After more than 10 years as a band, it was safe to assume what was coming on S.S. Web‘s fifth album—a dark, fast-paced blend of folk and punk with country and bluegrass influences tied together with lead singer Henry Berger’s deep, resonant voice. But, despite Berger’s assurances on the ninth track of the Milwaukee band’s new album that the “song remains the same,” This Cold Soul is a bold step in a new direction for the three-piece roots group.
The album, recorded at Milwaukee’s Howl Street Recordings with Shane Hochstetler, trades S.S. Web’s fast-pickin’, foot-stompin’ energy for a more measured sound richly layered with imaginative percussion, alluring strings, and hopeless sorrow. Where S.S. Web’s previous records were filled with wild macabre stories for packed barrooms, This Cold Soul feels more like a collection of hard-luck tales the last guy at the bar relates to a patient bartender, or the desperate calls he makes to his ex on the stumble home. This is not to say that S.S. Web will wake up with headaches and regret though; this weighty album proves the band still has fresh ground to explore after more than a decade of music.
“This one was very different for us in almost every way,” Berger says. “We knew it was going to be slower overall pretty much from the jump. Because of that, we needed to start supplementing the percussion with something more than washboard and Cajón.”
S.S. Web percussionist Cris Bissell, who plays a creatively outfitted setup that includes a washboard, tin can, cymbal, tambourine foot pedal, and an African drum (the aforementioned Cajón) during live shows, experimented in the studio with everything from a full drum set to a jaw harp to simply “banging garbage,” according to Berger. Bissell, mandolin player David Schuster, and Berger, who plays guitar and banjo on the album, also enlisted Phil Bregant on cello and Pablo Amaya III on violin and viola to help fill out This Cold Soul.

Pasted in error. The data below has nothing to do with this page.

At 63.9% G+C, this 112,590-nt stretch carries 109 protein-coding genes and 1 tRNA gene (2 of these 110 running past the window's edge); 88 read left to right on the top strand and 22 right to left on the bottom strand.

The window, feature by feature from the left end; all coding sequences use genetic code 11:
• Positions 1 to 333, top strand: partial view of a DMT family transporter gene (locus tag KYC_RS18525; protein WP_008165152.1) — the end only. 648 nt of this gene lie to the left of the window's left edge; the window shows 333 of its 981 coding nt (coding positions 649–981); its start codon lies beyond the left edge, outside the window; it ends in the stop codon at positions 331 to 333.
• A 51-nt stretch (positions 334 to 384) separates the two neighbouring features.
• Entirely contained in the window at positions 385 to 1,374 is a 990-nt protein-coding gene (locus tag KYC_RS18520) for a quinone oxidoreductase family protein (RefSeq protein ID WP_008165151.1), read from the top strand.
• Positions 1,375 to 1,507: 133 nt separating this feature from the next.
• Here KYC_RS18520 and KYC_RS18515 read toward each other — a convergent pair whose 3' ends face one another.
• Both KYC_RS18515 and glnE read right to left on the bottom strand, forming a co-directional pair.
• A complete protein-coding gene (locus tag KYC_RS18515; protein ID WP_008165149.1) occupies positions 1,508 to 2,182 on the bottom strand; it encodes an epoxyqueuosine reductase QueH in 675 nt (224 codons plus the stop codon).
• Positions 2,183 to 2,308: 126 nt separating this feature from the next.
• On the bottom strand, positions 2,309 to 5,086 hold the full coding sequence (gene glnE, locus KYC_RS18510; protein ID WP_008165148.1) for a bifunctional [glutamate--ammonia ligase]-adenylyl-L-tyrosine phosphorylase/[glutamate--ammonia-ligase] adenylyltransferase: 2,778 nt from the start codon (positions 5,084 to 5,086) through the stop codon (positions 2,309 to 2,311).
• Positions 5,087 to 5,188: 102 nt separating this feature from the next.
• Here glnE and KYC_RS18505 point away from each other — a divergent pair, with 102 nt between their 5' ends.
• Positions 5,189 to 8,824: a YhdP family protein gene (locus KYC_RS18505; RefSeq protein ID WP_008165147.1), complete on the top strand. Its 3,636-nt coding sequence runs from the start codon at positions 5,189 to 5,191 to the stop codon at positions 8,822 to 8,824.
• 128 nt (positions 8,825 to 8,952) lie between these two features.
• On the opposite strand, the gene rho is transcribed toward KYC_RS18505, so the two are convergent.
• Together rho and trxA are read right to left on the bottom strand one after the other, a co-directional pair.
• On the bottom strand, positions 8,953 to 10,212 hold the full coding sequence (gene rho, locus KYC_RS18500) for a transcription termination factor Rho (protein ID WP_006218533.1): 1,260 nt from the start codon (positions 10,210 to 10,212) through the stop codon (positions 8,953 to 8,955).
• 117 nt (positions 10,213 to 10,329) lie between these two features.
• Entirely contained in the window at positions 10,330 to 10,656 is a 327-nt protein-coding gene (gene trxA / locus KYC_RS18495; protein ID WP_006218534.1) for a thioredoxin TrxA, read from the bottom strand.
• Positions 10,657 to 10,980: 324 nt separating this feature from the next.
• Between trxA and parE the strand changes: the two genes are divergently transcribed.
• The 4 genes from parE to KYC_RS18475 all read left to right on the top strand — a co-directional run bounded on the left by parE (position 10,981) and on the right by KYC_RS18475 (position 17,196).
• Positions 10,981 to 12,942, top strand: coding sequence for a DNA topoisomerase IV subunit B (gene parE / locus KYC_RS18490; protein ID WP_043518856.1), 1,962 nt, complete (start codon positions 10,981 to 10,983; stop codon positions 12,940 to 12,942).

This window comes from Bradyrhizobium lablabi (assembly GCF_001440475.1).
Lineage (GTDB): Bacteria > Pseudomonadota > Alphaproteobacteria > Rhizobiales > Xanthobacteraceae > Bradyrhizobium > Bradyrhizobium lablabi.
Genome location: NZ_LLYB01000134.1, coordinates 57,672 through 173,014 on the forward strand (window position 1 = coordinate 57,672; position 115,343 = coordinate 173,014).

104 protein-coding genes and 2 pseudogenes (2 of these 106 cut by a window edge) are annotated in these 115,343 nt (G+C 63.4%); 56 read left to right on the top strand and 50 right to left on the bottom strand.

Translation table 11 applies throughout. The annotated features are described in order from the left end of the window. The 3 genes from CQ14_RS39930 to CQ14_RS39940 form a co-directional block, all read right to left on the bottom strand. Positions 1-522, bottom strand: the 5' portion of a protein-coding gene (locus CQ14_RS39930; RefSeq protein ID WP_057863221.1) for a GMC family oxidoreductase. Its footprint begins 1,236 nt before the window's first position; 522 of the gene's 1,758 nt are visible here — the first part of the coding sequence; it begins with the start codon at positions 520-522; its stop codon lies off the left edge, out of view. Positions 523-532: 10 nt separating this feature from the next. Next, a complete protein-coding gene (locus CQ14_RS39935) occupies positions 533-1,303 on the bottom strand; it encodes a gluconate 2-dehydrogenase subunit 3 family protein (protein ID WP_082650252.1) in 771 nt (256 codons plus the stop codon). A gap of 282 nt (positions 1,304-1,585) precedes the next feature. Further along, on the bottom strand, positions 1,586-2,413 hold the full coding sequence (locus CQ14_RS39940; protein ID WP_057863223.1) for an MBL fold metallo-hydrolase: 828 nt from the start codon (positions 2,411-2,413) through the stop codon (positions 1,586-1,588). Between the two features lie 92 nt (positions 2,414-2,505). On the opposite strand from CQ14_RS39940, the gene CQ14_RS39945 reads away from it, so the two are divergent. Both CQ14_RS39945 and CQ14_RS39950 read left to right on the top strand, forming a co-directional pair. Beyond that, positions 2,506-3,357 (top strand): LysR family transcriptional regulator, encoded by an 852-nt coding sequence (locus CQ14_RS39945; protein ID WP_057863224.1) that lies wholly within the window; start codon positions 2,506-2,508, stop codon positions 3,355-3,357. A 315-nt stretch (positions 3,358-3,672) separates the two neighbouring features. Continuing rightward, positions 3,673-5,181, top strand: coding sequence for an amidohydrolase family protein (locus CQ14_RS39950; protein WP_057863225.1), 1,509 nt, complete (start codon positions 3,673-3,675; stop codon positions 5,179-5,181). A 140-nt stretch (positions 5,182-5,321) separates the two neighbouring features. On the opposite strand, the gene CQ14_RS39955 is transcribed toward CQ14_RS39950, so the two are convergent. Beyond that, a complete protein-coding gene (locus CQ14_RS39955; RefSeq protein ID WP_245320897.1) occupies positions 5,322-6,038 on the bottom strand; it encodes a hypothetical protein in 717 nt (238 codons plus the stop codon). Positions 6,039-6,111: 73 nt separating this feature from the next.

Album’s opener “I Prayed” is a dreary yet powerful track that drives like a big-budget film score beneath Berger’s measured vocals. “Knockin’ At My Door” combines a catchy mandolin hook with weaving violin and features one of the album’s slickest lines: “You’re crooked as a fish hook, tangled as your line, want something for nothing every damn time.” The album’s title track is a stripped-down anthem with an infectious chorus, and “Take What You Can” and “Callous” also stand out on this balanced collection of dark folk tunes.
There is no definitive release date for This Cold Soul, but S.S. Web has already started selling CDs at local shows and will be taking them on a European tour that begins later this month. The band plans to schedule a release party in Milwaukee this summer (watch for details on emptybottles.us), and the album should hit the usual online streaming and digital music outlets in the coming weeks as well.
In the meantime, you can listen to This Cold Soul in its entirety, exclusively at Milwaukee Record.